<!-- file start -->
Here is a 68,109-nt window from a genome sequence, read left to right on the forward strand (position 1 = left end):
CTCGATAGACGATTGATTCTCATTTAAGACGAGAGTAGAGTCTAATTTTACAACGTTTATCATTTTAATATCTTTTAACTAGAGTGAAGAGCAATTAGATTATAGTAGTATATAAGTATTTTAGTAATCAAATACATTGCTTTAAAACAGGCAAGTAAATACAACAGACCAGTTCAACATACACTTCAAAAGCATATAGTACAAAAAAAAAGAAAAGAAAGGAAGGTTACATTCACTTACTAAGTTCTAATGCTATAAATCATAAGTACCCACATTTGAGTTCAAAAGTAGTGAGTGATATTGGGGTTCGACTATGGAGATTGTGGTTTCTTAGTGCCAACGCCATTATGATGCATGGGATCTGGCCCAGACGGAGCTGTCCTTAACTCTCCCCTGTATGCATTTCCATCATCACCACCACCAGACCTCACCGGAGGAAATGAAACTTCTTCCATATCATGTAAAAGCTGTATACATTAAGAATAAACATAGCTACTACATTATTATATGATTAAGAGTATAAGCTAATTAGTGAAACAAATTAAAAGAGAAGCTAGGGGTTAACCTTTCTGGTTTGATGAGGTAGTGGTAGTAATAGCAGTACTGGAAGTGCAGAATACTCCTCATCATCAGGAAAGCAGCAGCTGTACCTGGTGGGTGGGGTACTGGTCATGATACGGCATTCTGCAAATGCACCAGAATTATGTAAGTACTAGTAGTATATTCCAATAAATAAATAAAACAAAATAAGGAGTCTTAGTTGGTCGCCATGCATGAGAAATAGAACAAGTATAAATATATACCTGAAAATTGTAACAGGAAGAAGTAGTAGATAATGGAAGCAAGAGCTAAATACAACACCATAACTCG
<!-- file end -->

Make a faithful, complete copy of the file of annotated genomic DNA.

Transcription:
Here is a 68,109-nt window from a genome sequence, read left to right on the forward strand (position 1 = left end):
CTCGATAGACGATTGATTCTCATTTAAGACGAGAGTAGAGTCTAATTTTACAACGTTTATCATTTTAATATCTTTTAACTAGAGTGAAGAGCAATTAGATTATAGTAGTATATAAGTATTTTAGTAATCAAATACATTGCTTTAAAACAGGCAAGTAAATACAACAGACCAGTTCAACATACACTTCAAAAGCATATAGTACAAAAAAAAAGAAAAGAAAGGAAGGTTACATTCACTTACTAAGTTCTAATGCTATAAATCATAAGTACCCACATTTGAGTTCAAAAGTAGTGAGTGATATTGGGGTTCGACTATGGAGATTGTGGTTTCTTAGTGCCAACGCCATTATGATGCATGGGATCTGGCCCAGACGGAGCTGTCCTTAACTCTCCCCTGTATGCATTTCCATCATCACCACCACCAGACCTCACCGGAGGAAATGAAACTTCTTCCATATCATGTAAAAGCTGTATACATTAAGAATAAACATAGCTACTACATTATTATATGATTAAGAGTATAAGCTAATTAGTGAAACAAATTAAAAGAGAAGCTAGGGGTTAACCTTTCTGGTTTGATGAGGTAGTGGTAGTAATAGCAGTACTGGAAGTGCAGAATACTCCTCATCATCAGGAAAGCAGCAGCTGTACCTGGTGGGTGGGGTACTGGTCATGATACGGCATTCTGCAAATGCACCAGAATTATGTAAGTACTAGTAGTATATTCCAATAAATAAATAAAACAAAATAAGGAGTCTTAGTTGGTCGCCATGCATGAGAAATAGAACAAGTATAAATATATACCTGAAAATTGTAACAGGAAGAAGTAGTAGATAATGGAAGCAAGAGCTAAATACAACACCATAACTCG